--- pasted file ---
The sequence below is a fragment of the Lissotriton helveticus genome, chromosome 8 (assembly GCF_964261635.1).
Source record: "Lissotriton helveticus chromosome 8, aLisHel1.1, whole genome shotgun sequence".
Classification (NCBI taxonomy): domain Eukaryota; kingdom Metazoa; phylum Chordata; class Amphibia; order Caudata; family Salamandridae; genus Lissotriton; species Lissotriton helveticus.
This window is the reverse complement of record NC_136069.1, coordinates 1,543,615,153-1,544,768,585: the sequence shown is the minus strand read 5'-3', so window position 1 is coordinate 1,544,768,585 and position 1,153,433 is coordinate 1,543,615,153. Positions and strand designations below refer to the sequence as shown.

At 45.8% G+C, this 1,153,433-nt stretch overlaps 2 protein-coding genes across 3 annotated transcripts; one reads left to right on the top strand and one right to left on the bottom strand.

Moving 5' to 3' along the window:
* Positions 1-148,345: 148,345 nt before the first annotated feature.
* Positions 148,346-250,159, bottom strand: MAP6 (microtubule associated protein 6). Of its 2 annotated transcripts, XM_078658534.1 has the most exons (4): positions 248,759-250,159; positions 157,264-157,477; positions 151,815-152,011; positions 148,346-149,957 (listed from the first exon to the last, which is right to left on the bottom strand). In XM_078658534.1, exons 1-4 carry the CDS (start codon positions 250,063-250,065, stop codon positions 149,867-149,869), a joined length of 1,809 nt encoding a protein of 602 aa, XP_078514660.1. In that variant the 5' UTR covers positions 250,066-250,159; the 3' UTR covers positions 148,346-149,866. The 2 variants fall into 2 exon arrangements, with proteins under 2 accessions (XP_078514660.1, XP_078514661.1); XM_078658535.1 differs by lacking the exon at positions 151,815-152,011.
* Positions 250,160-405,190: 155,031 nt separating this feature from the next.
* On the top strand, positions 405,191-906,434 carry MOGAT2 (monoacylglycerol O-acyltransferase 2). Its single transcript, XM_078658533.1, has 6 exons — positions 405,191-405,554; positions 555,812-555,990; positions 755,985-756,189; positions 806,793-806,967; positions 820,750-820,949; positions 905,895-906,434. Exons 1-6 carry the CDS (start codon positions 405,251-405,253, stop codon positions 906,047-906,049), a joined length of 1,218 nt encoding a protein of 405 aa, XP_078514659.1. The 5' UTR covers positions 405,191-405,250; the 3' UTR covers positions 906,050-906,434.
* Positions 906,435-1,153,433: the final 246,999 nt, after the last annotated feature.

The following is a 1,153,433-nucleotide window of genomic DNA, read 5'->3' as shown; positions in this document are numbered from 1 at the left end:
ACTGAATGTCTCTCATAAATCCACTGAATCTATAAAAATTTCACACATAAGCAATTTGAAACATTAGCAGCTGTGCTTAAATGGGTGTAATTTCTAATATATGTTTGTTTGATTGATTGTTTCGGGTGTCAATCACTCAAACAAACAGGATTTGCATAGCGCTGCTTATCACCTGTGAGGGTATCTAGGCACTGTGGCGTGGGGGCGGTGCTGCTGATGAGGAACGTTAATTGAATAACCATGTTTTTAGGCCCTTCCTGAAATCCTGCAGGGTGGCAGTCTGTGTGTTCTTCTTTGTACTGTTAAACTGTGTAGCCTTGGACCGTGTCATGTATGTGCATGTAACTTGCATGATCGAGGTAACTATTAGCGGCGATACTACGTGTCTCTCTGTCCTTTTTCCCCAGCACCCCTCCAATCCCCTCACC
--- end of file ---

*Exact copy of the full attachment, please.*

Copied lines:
The sequence below is a fragment of the Lissotriton helveticus genome, chromosome 8 (assembly GCF_964261635.1).
Source record: "Lissotriton helveticus chromosome 8, aLisHel1.1, whole genome shotgun sequence".
Classification (NCBI taxonomy): domain Eukaryota; kingdom Metazoa; phylum Chordata; class Amphibia; order Caudata; family Salamandridae; genus Lissotriton; species Lissotriton helveticus.
This window is the reverse complement of record NC_136069.1, coordinates 1,543,615,153-1,544,768,585: the sequence shown is the minus strand read 5'-3', so window position 1 is coordinate 1,544,768,585 and position 1,153,433 is coordinate 1,543,615,153. Positions and strand designations below refer to the sequence as shown.

At 45.8% G+C, this 1,153,433-nt stretch overlaps 2 protein-coding genes across 3 annotated transcripts; one reads left to right on the top strand and one right to left on the bottom strand.

Moving 5' to 3' along the window:
* Positions 1-148,345: 148,345 nt before the first annotated feature.
* Positions 148,346-250,159, bottom strand: MAP6 (microtubule associated protein 6). Of its 2 annotated transcripts, XM_078658534.1 has the most exons (4): positions 248,759-250,159; positions 157,264-157,477; positions 151,815-152,011; positions 148,346-149,957 (listed from the first exon to the last, which is right to left on the bottom strand). In XM_078658534.1, exons 1-4 carry the CDS (start codon positions 250,063-250,065, stop codon positions 149,867-149,869), a joined length of 1,809 nt encoding a protein of 602 aa, XP_078514660.1. In that variant the 5' UTR covers positions 250,066-250,159; the 3' UTR covers positions 148,346-149,866. The 2 variants fall into 2 exon arrangements, with proteins under 2 accessions (XP_078514660.1, XP_078514661.1); XM_078658535.1 differs by lacking the exon at positions 151,815-152,011.
* Positions 250,160-405,190: 155,031 nt separating this feature from the next.
* On the top strand, positions 405,191-906,434 carry MOGAT2 (monoacylglycerol O-acyltransferase 2). Its single transcript, XM_078658533.1, has 6 exons — positions 405,191-405,554; positions 555,812-555,990; positions 755,985-756,189; positions 806,793-806,967; positions 820,750-820,949; positions 905,895-906,434. Exons 1-6 carry the CDS (start codon positions 405,251-405,253, stop codon positions 906,047-906,049), a joined length of 1,218 nt encoding a protein of 405 aa, XP_078514659.1. The 5' UTR covers positions 405,191-405,250; the 3' UTR covers positions 906,050-906,434.
* Positions 906,435-1,153,433: the final 246,999 nt, after the last annotated feature.

The following is a 1,153,433-nucleotide window of genomic DNA, read 5'->3' as shown; positions in this document are numbered from 1 at the left end:
ACTGAATGTCTCTCATAAATCCACTGAATCTATAAAAATTTCACACATAAGCAATTTGAAACATTAGCAGCTGTGCTTAAATGGGTGTAATTTCTAATATATGTTTGTTTGATTGATTGTTTCGGGTGTCAATCACTCAAACAAACAGGATTTGCATAGCGCTGCTTATCACCTGTGAGGGTATCTAGGCACTGTGGCGTGGGGGCGGTGCTGCTGATGAGGAACGTTAATTGAATAACCATGTTTTTAGGCCCTTCCTGAAATCCTGCAGGGTGGCAGTCTGTGTGTTCTTCTTTGTACTGTTAAACTGTGTAGCCTTGGACCGTGTCATGTATGTGCATGTAACTTGCATGATCGAGGTAACTATTAGCGGCGATACTACGTGTCTCTCTGTCCTTTTTCCCCAGCACCCCTCCAATCCCCTCACC